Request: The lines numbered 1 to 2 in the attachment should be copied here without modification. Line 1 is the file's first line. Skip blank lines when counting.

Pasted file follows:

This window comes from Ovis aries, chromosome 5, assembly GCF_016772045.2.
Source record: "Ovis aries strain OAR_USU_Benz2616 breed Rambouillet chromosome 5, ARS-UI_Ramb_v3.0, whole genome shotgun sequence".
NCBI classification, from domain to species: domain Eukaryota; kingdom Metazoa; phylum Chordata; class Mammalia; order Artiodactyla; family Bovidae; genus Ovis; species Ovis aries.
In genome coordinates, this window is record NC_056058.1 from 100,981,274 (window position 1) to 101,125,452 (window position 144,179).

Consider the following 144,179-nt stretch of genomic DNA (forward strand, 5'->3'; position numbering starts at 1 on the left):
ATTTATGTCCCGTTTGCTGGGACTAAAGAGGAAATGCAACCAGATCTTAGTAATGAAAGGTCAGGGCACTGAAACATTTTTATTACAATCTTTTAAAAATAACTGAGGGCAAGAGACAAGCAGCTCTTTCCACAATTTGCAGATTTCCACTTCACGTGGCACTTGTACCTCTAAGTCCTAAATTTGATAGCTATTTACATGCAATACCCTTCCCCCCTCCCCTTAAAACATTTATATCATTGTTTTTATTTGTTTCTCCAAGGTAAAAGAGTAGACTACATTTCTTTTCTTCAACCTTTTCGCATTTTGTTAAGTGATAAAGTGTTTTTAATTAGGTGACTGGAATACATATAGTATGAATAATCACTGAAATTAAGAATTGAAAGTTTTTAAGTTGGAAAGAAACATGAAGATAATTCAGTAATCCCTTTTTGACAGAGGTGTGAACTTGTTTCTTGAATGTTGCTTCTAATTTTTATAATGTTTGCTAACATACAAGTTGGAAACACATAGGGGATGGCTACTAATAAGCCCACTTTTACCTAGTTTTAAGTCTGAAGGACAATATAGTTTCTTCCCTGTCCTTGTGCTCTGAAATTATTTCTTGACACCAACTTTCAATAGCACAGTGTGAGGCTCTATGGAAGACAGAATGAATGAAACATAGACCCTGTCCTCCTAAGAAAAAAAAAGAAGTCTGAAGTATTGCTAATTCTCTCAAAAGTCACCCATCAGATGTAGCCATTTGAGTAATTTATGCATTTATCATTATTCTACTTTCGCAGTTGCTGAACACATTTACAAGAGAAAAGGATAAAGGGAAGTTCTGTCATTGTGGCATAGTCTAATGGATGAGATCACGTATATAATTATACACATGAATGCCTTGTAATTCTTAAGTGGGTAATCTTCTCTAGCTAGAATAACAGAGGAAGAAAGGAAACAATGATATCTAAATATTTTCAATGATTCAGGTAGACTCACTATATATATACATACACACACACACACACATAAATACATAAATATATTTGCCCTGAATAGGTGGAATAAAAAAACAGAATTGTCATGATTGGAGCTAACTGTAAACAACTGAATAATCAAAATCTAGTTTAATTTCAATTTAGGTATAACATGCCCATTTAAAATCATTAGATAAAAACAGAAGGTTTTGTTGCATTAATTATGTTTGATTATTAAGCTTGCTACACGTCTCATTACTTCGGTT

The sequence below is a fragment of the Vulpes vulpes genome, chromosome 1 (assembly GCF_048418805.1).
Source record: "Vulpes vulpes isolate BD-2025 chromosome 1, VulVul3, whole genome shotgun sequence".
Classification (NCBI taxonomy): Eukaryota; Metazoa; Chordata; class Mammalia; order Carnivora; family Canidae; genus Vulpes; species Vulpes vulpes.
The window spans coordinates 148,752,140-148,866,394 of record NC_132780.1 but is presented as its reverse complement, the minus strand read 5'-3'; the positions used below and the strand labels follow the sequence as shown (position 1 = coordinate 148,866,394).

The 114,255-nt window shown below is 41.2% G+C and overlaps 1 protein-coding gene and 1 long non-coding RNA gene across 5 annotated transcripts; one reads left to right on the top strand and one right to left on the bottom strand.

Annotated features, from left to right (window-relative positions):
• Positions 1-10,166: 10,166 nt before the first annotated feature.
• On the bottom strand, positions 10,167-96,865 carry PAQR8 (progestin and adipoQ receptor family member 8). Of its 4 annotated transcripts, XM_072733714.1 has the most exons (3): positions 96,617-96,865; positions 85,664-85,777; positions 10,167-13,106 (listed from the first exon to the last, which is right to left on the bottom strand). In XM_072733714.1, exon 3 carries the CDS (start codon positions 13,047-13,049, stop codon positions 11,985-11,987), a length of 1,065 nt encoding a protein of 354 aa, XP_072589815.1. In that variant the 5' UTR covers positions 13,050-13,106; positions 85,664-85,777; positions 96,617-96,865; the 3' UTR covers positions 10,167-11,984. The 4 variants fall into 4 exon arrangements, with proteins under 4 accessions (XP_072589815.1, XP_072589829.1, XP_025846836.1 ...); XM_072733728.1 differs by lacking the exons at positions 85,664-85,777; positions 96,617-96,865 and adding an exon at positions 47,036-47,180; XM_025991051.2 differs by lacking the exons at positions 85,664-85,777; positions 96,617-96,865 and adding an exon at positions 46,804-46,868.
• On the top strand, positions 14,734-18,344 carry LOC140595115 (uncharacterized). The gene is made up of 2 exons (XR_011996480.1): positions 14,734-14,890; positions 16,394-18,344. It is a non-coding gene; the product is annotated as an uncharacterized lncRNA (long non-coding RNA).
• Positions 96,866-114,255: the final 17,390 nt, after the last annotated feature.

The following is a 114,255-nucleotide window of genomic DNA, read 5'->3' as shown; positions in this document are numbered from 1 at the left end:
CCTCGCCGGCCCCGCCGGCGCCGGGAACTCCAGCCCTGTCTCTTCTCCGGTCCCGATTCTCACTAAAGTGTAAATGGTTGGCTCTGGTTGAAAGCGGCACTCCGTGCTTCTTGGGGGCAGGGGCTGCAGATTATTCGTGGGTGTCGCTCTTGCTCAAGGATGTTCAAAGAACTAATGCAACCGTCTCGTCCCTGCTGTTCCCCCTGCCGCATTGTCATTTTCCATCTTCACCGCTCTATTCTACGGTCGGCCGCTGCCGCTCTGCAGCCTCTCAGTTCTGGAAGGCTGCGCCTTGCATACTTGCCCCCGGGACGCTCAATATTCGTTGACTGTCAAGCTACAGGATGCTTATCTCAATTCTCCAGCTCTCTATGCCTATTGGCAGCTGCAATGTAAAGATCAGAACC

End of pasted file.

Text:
This window comes from Ovis aries, chromosome 5, assembly GCF_016772045.2.
Source record: "Ovis aries strain OAR_USU_Benz2616 breed Rambouillet chromosome 5, ARS-UI_Ramb_v3.0, whole genome shotgun sequence".